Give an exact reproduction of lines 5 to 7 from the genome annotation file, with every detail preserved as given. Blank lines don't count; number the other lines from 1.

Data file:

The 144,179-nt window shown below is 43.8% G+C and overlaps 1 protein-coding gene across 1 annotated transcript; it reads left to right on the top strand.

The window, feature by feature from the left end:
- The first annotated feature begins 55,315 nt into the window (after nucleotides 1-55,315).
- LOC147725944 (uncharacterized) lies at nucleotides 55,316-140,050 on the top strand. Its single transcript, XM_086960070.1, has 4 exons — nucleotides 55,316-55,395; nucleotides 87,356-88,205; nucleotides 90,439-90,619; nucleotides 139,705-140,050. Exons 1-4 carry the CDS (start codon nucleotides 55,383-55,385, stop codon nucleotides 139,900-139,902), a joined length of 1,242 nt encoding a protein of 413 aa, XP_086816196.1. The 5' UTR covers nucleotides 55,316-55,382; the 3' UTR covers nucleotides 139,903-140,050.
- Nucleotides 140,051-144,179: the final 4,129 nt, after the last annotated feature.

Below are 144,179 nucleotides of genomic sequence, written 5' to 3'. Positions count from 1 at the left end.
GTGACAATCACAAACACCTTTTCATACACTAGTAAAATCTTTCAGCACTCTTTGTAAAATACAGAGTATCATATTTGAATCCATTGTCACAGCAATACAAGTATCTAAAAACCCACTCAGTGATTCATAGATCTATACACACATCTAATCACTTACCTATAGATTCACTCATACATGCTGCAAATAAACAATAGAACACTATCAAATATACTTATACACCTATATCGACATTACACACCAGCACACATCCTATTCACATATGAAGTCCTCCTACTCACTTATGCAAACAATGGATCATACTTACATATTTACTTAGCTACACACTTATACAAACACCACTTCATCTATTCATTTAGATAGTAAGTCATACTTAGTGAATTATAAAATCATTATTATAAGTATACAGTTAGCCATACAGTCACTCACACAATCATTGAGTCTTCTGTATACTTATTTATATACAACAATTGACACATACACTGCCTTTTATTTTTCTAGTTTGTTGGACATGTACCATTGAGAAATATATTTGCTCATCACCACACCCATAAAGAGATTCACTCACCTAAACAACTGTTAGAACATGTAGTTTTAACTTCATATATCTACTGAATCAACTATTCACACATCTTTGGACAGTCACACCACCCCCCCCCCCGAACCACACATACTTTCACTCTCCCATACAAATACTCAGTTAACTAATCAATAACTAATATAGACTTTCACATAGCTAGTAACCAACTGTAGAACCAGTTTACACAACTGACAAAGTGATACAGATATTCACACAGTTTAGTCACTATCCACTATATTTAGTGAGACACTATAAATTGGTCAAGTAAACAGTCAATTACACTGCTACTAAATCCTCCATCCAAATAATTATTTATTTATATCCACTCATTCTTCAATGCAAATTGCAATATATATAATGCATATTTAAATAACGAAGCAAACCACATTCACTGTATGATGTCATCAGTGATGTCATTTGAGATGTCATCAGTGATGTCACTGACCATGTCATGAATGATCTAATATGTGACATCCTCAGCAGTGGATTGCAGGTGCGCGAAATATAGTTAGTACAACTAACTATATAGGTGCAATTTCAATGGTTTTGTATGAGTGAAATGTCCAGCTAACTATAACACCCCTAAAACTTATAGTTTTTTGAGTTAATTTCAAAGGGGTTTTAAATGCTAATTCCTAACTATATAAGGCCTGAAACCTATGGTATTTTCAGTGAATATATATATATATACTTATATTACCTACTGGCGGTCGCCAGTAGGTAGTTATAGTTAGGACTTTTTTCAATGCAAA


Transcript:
- Nucleotides 140,051-144,179: the final 4,129 nt, after the last annotated feature.

Below are 144,179 nucleotides of genomic sequence, written 5' to 3'. Positions count from 1 at the left end.
GTGACAATCACAAACACCTTTTCATACACTAGTAAAATCTTTCAGCACTCTTTGTAAAATACAGAGTATCATATTTGAATCCATTGTCACAGCAATACAAGTATCTAAAAACCCACTCAGTGATTCATAGATCTATACACACATCTAATCACTTACCTATAGATTCACTCATACATGCTGCAAATAAACAATAGAACACTATCAAATATACTTATACACCTATATCGACATTACACACCAGCACACATCCTATTCACATATGAAGTCCTCCTACTCACTTATGCAAACAATGGATCATACTTACATATTTACTTAGCTACACACTTATACAAACACCACTTCATCTATTCATTTAGATAGTAAGTCATACTTAGTGAATTATAAAATCATTATTATAAGTATACAGTTAGCCATACAGTCACTCACACAATCATTGAGTCTTCTGTATACTTATTTATATACAACAATTGACACATACACTGCCTTTTATTTTTCTAGTTTGTTGGACATGTACCATTGAGAAATATATTTGCTCATCACCACACCCATAAAGAGATTCACTCACCTAAACAACTGTTAGAACATGTAGTTTTAACTTCATATATCTACTGAATCAACTATTCACACATCTTTGGACAGTCACACCACCCCCCCCCCCGAACCACACATACTTTCACTCTCCCATACAAATACTCAGTTAACTAATCAATAACTAATATAGACTTTCACATAGCTAGTAACCAACTGTAGAACCAGTTTACACAACTGACAAAGTGATACAGATATTCACACAGTTTAGTCACTATCCACTATATTTAGTGAGACACTATAAATTGGTCAAGTAAACAGTCAATTACACTGCTACTAAATCCTCCATCCAAATAATTATTTATTTATATCCACTCATTCTTCAATGCAAATTGCAATATATATAATGCATATTTAAATAACGAAGCAAACCACATTCACTGTATGATGTCATCAGTGATGTCATTTGAGATGTCATCAGTGATGTCACTGACCATGTCATGAATGATCTAATATGTGACATCCTCAGCAGTGGATTGCAGGTGCGCGAAATATAGTTAGTACAACTAACTATATAGGTGCAATTTCAATGGTTTTGTATGAGTGAAATGTCCAGCTAACTATAACACCCCTAAAACTTATAGTTTTTTGAGTTAATTTCAAAGGGGTTTTAAATGCTAATTCCTAACTATATAAGGCCTGAAACCTATGGTATTTTCAGTGAATATATATATATATACTTATATTACCTACTGGCGGTCGCCAGTAGGTAGTTATAGTTAGGACTTTTTTCAATGCAAA